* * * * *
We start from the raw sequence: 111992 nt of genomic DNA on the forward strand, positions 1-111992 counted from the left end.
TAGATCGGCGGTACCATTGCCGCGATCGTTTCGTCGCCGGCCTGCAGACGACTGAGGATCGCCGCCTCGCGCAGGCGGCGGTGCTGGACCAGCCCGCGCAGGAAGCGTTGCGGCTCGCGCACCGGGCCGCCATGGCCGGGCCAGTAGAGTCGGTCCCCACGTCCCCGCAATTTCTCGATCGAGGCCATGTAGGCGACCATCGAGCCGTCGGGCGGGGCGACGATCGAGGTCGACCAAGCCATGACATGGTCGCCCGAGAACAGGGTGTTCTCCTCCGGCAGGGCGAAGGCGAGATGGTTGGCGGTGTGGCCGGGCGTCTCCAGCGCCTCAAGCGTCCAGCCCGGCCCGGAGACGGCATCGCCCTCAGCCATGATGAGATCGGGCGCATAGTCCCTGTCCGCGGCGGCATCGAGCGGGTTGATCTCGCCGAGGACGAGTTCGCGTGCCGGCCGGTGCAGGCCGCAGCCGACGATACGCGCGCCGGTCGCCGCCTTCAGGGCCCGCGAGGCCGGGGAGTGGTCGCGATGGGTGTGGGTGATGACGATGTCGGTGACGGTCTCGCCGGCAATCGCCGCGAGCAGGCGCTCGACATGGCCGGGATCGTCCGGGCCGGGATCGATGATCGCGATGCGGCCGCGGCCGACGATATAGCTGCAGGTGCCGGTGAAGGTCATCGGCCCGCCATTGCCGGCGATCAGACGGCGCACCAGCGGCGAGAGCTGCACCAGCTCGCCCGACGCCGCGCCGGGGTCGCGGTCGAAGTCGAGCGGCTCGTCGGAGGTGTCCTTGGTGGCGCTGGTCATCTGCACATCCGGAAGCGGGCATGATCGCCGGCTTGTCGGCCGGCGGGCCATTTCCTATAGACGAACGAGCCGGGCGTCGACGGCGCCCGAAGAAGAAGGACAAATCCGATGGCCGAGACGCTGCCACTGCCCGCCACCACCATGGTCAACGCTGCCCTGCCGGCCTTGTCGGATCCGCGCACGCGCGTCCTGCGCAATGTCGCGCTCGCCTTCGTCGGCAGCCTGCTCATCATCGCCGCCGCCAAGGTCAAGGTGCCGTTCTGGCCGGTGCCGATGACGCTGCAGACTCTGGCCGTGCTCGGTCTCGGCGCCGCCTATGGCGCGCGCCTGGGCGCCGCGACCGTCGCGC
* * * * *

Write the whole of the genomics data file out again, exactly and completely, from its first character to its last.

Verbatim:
We start from the raw sequence: 111992 nt of genomic DNA on the forward strand, positions 1-111992 counted from the left end.
TAGATCGGCGGTACCATTGCCGCGATCGTTTCGTCGCCGGCCTGCAGACGACTGAGGATCGCCGCCTCGCGCAGGCGGCGGTGCTGGACCAGCCCGCGCAGGAAGCGTTGCGGCTCGCGCACCGGGCCGCCATGGCCGGGCCAGTAGAGTCGGTCCCCACGTCCCCGCAATTTCTCGATCGAGGCCATGTAGGCGACCATCGAGCCGTCGGGCGGGGCGACGATCGAGGTCGACCAAGCCATGACATGGTCGCCCGAGAACAGGGTGTTCTCCTCCGGCAGGGCGAAGGCGAGATGGTTGGCGGTGTGGCCGGGCGTCTCCAGCGCCTCAAGCGTCCAGCCCGGCCCGGAGACGGCATCGCCCTCAGCCATGATGAGATCGGGCGCATAGTCCCTGTCCGCGGCGGCATCGAGCGGGTTGATCTCGCCGAGGACGAGTTCGCGTGCCGGCCGGTGCAGGCCGCAGCCGACGATACGCGCGCCGGTCGCCGCCTTCAGGGCCCGCGAGGCCGGGGAGTGGTCGCGATGGGTGTGGGTGATGACGATGTCGGTGACGGTCTCGCCGGCAATCGCCGCGAGCAGGCGCTCGACATGGCCGGGATCGTCCGGGCCGGGATCGATGATCGCGATGCGGCCGCGGCCGACGATATAGCTGCAGGTGCCGGTGAAGGTCATCGGCCCGCCATTGCCGGCGATCAGACGGCGCACCAGCGGCGAGAGCTGCACCAGCTCGCCCGACGCCGCGCCGGGGTCGCGGTCGAAGTCGAGCGGCTCGTCGGAGGTGTCCTTGGTGGCGCTGGTCATCTGCACATCCGGAAGCGGGCATGATCGCCGGCTTGTCGGCCGGCGGGCCATTTCCTATAGACGAACGAGCCGGGCGTCGACGGCGCCCGAAGAAGAAGGACAAATCCGATGGCCGAGACGCTGCCACTGCCCGCCACCACCATGGTCAACGCTGCCCTGCCGGCCTTGTCGGATCCGCGCACGCGCGTCCTGCGCAATGTCGCGCTCGCCTTCGTCGGCAGCCTGCTCATCATCGCCGCCGCCAAGGTCAAGGTGCCGTTCTGGCCGGTGCCGATGACGCTGCAGACTCTGGCCGTGCTCGGTCTCGGCGCCGCCTATGGCGCGCGCCTGGGCGCCGCGACCGTCGCGC